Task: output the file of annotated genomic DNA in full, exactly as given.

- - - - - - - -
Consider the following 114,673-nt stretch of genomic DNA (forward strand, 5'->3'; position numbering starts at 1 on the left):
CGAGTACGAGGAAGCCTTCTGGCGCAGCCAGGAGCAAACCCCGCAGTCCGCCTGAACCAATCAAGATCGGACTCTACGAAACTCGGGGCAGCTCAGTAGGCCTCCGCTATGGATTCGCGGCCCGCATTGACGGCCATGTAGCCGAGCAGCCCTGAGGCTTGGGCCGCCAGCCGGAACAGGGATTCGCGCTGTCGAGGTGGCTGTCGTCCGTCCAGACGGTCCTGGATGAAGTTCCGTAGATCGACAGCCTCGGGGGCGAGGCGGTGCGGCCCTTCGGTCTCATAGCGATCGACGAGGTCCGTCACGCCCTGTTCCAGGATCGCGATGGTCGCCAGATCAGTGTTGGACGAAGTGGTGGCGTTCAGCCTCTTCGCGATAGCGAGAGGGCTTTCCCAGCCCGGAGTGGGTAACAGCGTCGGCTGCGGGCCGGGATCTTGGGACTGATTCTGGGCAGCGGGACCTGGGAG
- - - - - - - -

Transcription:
Consider the following 114,673-nt stretch of genomic DNA (forward strand, 5'->3'; position numbering starts at 1 on the left):
CGAGTACGAGGAAGCCTTCTGGCGCAGCCAGGAGCAAACCCCGCAGTCCGCCTGAACCAATCAAGATCGGACTCTACGAAACTCGGGGCAGCTCAGTAGGCCTCCGCTATGGATTCGCGGCCCGCATTGACGGCCATGTAGCCGAGCAGCCCTGAGGCTTGGGCCGCCAGCCGGAACAGGGATTCGCGCTGTCGAGGTGGCTGTCGTCCGTCCAGACGGTCCTGGATGAAGTTCCGTAGATCGACAGCCTCGGGGGCGAGGCGGTGCGGCCCTTCGGTCTCATAGCGATCGACGAGGTCCGTCACGCCCTGTTCCAGGATCGCGATGGTCGCCAGATCAGTGTTGGACGAAGTGGTGGCGTTCAGCCTCTTCGCGATAGCGAGAGGGCTTTCCCAGCCCGGAGTGGGTAACAGCGTCGGCTGCGGGCCGGGATCTTGGGACTGATTCTGGGCAGCGGGACCTGGGAG